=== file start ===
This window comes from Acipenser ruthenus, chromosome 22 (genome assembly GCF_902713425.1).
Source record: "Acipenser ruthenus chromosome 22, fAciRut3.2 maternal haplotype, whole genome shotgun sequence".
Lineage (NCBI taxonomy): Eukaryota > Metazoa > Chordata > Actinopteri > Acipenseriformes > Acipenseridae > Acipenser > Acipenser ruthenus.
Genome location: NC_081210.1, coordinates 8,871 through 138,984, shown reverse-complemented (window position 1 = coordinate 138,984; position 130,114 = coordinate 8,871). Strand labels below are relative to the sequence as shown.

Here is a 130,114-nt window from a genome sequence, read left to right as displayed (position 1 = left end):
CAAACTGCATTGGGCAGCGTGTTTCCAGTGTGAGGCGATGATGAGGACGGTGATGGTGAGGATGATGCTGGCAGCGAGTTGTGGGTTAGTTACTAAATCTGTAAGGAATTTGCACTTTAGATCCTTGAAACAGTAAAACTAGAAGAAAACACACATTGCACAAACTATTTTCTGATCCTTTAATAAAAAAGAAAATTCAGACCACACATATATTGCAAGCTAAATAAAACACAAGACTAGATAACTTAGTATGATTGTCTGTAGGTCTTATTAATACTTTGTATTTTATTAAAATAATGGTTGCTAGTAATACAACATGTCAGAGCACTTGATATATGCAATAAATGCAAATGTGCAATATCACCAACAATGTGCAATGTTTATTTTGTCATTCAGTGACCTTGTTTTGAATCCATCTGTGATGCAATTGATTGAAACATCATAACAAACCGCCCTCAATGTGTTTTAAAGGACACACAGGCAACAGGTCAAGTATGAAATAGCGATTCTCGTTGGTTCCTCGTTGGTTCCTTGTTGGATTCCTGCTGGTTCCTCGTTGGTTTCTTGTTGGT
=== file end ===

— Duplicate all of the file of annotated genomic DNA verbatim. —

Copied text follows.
This window comes from Acipenser ruthenus, chromosome 22 (genome assembly GCF_902713425.1).
Source record: "Acipenser ruthenus chromosome 22, fAciRut3.2 maternal haplotype, whole genome shotgun sequence".
Lineage (NCBI taxonomy): Eukaryota > Metazoa > Chordata > Actinopteri > Acipenseriformes > Acipenseridae > Acipenser > Acipenser ruthenus.
Genome location: NC_081210.1, coordinates 8,871 through 138,984, shown reverse-complemented (window position 1 = coordinate 138,984; position 130,114 = coordinate 8,871). Strand labels below are relative to the sequence as shown.

Here is a 130,114-nt window from a genome sequence, read left to right as displayed (position 1 = left end):
CAAACTGCATTGGGCAGCGTGTTTCCAGTGTGAGGCGATGATGAGGACGGTGATGGTGAGGATGATGCTGGCAGCGAGTTGTGGGTTAGTTACTAAATCTGTAAGGAATTTGCACTTTAGATCCTTGAAACAGTAAAACTAGAAGAAAACACACATTGCACAAACTATTTTCTGATCCTTTAATAAAAAAGAAAATTCAGACCACACATATATTGCAAGCTAAATAAAACACAAGACTAGATAACTTAGTATGATTGTCTGTAGGTCTTATTAATACTTTGTATTTTATTAAAATAATGGTTGCTAGTAATACAACATGTCAGAGCACTTGATATATGCAATAAATGCAAATGTGCAATATCACCAACAATGTGCAATGTTTATTTTGTCATTCAGTGACCTTGTTTTGAATCCATCTGTGATGCAATTGATTGAAACATCATAACAAACCGCCCTCAATGTGTTTTAAAGGACACACAGGCAACAGGTCAAGTATGAAATAGCGATTCTCGTTGGTTCCTCGTTGGTTCCTTGTTGGATTCCTGCTGGTTCCTCGTTGGTTTCTTGTTGGT